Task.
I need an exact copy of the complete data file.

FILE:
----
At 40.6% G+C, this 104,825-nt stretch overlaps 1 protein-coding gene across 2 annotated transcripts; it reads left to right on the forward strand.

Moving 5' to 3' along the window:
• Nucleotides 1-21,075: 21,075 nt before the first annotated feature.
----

At 40.6% G+C, this 104,825-nt stretch overlaps 1 protein-coding gene across 2 annotated transcripts; it reads left to right on the forward strand.

Moving 5' to 3' along the window:
• Nucleotides 1-21,075: 21,075 nt before the first annotated feature.